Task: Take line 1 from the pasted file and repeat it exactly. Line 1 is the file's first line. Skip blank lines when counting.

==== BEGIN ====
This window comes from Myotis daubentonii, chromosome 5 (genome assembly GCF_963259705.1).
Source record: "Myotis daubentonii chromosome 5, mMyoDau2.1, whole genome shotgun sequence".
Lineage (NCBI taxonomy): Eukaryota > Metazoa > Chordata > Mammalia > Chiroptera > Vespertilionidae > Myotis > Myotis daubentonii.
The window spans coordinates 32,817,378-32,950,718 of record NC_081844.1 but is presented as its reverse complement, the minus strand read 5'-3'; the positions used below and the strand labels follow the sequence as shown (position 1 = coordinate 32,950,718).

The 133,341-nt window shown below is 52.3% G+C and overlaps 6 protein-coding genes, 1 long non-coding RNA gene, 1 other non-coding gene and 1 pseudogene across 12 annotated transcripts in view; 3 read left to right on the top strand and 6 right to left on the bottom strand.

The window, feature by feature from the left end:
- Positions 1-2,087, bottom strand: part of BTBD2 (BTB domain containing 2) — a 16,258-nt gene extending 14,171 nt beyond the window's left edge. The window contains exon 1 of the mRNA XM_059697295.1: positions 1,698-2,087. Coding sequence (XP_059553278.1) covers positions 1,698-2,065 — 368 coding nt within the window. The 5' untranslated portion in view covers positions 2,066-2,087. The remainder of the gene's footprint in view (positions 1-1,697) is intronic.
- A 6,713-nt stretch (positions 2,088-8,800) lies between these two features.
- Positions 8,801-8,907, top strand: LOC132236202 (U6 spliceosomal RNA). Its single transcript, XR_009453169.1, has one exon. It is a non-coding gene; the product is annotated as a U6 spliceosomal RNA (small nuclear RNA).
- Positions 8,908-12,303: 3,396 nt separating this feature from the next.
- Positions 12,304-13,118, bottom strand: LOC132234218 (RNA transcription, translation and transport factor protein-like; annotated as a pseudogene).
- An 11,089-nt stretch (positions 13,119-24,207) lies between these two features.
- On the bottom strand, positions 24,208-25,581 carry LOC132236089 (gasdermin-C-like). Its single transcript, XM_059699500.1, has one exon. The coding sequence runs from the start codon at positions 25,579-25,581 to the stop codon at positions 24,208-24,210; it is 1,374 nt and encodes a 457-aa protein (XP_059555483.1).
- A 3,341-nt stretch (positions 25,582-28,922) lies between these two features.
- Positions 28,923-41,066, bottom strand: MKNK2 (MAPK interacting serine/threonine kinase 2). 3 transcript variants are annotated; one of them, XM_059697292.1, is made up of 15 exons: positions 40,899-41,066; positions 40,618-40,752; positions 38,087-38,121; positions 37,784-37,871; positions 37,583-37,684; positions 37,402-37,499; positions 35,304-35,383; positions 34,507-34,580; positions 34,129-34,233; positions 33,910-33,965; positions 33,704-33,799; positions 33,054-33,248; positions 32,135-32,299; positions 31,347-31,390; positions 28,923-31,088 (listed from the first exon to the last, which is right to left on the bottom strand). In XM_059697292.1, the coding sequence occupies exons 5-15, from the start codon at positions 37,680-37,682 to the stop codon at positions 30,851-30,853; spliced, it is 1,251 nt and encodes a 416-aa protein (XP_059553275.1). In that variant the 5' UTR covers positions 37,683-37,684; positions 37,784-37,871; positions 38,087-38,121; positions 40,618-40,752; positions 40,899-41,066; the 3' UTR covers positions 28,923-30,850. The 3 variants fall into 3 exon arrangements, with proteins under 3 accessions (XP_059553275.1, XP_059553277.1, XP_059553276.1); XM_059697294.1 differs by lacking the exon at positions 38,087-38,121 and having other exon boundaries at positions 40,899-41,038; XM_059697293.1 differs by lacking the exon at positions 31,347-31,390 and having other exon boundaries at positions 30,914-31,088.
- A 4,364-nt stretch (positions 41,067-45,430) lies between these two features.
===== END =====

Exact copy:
This window comes from Myotis daubentonii, chromosome 5 (genome assembly GCF_963259705.1).